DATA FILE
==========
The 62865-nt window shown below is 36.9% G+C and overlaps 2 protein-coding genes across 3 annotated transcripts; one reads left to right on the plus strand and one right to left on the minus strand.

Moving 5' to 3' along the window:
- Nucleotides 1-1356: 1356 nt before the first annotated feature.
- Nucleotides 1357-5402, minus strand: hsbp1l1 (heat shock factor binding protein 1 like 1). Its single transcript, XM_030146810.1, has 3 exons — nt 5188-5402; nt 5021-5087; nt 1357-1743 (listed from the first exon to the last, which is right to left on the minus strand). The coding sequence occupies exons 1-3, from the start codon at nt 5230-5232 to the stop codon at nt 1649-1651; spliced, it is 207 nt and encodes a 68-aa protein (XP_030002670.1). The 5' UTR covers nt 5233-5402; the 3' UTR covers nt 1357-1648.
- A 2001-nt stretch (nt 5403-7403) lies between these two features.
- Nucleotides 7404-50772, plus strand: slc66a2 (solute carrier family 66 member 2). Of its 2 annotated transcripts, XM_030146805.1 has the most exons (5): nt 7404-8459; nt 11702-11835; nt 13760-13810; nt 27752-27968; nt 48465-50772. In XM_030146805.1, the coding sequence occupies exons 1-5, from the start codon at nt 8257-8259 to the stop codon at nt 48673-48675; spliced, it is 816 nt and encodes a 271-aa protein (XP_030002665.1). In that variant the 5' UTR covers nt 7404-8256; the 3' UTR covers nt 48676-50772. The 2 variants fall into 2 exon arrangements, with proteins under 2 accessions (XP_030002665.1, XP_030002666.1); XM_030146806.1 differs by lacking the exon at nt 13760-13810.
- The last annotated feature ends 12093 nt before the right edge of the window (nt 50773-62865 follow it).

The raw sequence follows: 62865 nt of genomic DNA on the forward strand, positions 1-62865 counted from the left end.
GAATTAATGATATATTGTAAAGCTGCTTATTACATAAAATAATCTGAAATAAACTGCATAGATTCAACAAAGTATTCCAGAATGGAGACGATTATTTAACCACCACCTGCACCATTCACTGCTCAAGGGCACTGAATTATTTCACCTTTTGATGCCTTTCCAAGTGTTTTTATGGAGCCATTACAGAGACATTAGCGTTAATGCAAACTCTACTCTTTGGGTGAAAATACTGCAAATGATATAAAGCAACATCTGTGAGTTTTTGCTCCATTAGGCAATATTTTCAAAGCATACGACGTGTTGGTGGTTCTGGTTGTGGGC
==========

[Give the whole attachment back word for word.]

The 62865-nt window shown below is 36.9% G+C and overlaps 2 protein-coding genes across 3 annotated transcripts; one reads left to right on the plus strand and one right to left on the minus strand.

Moving 5' to 3' along the window:
- Nucleotides 1-1356: 1356 nt before the first annotated feature.
- Nucleotides 1357-5402, minus strand: hsbp1l1 (heat shock factor binding protein 1 like 1). Its single transcript, XM_030146810.1, has 3 exons — nt 5188-5402; nt 5021-5087; nt 1357-1743 (listed from the first exon to the last, which is right to left on the minus strand). The coding sequence occupies exons 1-3, from the start codon at nt 5230-5232 to the stop codon at nt 1649-1651; spliced, it is 207 nt and encodes a 68-aa protein (XP_030002670.1). The 5' UTR covers nt 5233-5402; the 3' UTR covers nt 1357-1648.
- A 2001-nt stretch (nt 5403-7403) lies between these two features.
- Nucleotides 7404-50772, plus strand: slc66a2 (solute carrier family 66 member 2). Of its 2 annotated transcripts, XM_030146805.1 has the most exons (5): nt 7404-8459; nt 11702-11835; nt 13760-13810; nt 27752-27968; nt 48465-50772. In XM_030146805.1, the coding sequence occupies exons 1-5, from the start codon at nt 8257-8259 to the stop codon at nt 48673-48675; spliced, it is 816 nt and encodes a 271-aa protein (XP_030002665.1). In that variant the 5' UTR covers nt 7404-8256; the 3' UTR covers nt 48676-50772. The 2 variants fall into 2 exon arrangements, with proteins under 2 accessions (XP_030002665.1, XP_030002666.1); XM_030146806.1 differs by lacking the exon at nt 13760-13810.
- The last annotated feature ends 12093 nt before the right edge of the window (nt 50773-62865 follow it).

The raw sequence follows: 62865 nt of genomic DNA on the forward strand, positions 1-62865 counted from the left end.
GAATTAATGATATATTGTAAAGCTGCTTATTACATAAAATAATCTGAAATAAACTGCATAGATTCAACAAAGTATTCCAGAATGGAGACGATTATTTAACCACCACCTGCACCATTCACTGCTCAAGGGCACTGAATTATTTCACCTTTTGATGCCTTTCCAAGTGTTTTTATGGAGCCATTACAGAGACATTAGCGTTAATGCAAACTCTACTCTTTGGGTGAAAATACTGCAAATGATATAAAGCAACATCTGTGAGTTTTTGCTCCATTAGGCAATATTTTCAAAGCATACGACGTGTTGGTGGTTCTGGTTGTGGGC